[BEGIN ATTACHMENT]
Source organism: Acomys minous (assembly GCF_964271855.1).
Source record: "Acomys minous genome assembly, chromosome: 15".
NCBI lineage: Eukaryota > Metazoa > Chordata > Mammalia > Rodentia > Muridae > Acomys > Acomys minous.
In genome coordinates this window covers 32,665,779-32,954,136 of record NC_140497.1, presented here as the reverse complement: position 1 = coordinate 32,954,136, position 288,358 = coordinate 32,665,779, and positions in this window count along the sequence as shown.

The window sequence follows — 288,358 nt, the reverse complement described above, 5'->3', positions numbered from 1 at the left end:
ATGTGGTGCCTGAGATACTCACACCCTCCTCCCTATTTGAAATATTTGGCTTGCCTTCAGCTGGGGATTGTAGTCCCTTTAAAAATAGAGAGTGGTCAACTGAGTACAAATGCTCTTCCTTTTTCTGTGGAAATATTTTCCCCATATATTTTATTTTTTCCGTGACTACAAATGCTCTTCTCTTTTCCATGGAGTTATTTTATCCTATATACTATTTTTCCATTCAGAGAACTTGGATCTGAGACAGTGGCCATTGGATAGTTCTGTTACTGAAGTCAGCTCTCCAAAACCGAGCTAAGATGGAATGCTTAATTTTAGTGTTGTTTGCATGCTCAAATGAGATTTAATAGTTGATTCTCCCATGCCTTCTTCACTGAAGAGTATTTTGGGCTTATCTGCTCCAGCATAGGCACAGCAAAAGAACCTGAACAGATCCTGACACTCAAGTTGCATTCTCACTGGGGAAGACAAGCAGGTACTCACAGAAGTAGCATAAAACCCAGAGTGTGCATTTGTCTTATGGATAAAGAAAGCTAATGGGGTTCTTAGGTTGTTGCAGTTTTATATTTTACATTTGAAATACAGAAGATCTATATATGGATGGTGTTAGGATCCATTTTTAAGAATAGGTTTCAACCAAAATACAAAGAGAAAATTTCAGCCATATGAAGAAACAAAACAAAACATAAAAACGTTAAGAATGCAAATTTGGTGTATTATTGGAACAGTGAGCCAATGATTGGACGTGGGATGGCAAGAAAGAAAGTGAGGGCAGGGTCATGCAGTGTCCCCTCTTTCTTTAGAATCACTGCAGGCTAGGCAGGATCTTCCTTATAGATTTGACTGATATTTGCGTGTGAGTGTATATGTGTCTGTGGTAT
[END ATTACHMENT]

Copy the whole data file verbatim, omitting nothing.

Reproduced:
Source organism: Acomys minous (assembly GCF_964271855.1).
Source record: "Acomys minous genome assembly, chromosome: 15".
NCBI lineage: Eukaryota > Metazoa > Chordata > Mammalia > Rodentia > Muridae > Acomys > Acomys minous.
In genome coordinates this window covers 32,665,779-32,954,136 of record NC_140497.1, presented here as the reverse complement: position 1 = coordinate 32,954,136, position 288,358 = coordinate 32,665,779, and positions in this window count along the sequence as shown.

The window sequence follows — 288,358 nt, the reverse complement described above, 5'->3', positions numbered from 1 at the left end:
ATGTGGTGCCTGAGATACTCACACCCTCCTCCCTATTTGAAATATTTGGCTTGCCTTCAGCTGGGGATTGTAGTCCCTTTAAAAATAGAGAGTGGTCAACTGAGTACAAATGCTCTTCCTTTTTCTGTGGAAATATTTTCCCCATATATTTTATTTTTTCCGTGACTACAAATGCTCTTCTCTTTTCCATGGAGTTATTTTATCCTATATACTATTTTTCCATTCAGAGAACTTGGATCTGAGACAGTGGCCATTGGATAGTTCTGTTACTGAAGTCAGCTCTCCAAAACCGAGCTAAGATGGAATGCTTAATTTTAGTGTTGTTTGCATGCTCAAATGAGATTTAATAGTTGATTCTCCCATGCCTTCTTCACTGAAGAGTATTTTGGGCTTATCTGCTCCAGCATAGGCACAGCAAAAGAACCTGAACAGATCCTGACACTCAAGTTGCATTCTCACTGGGGAAGACAAGCAGGTACTCACAGAAGTAGCATAAAACCCAGAGTGTGCATTTGTCTTATGGATAAAGAAAGCTAATGGGGTTCTTAGGTTGTTGCAGTTTTATATTTTACATTTGAAATACAGAAGATCTATATATGGATGGTGTTAGGATCCATTTTTAAGAATAGGTTTCAACCAAAATACAAAGAGAAAATTTCAGCCATATGAAGAAACAAAACAAAACATAAAAACGTTAAGAATGCAAATTTGGTGTATTATTGGAACAGTGAGCCAATGATTGGACGTGGGATGGCAAGAAAGAAAGTGAGGGCAGGGTCATGCAGTGTCCCCTCTTTCTTTAGAATCACTGCAGGCTAGGCAGGATCTTCCTTATAGATTTGACTGATATTTGCGTGTGAGTGTATATGTGTCTGTGGTAT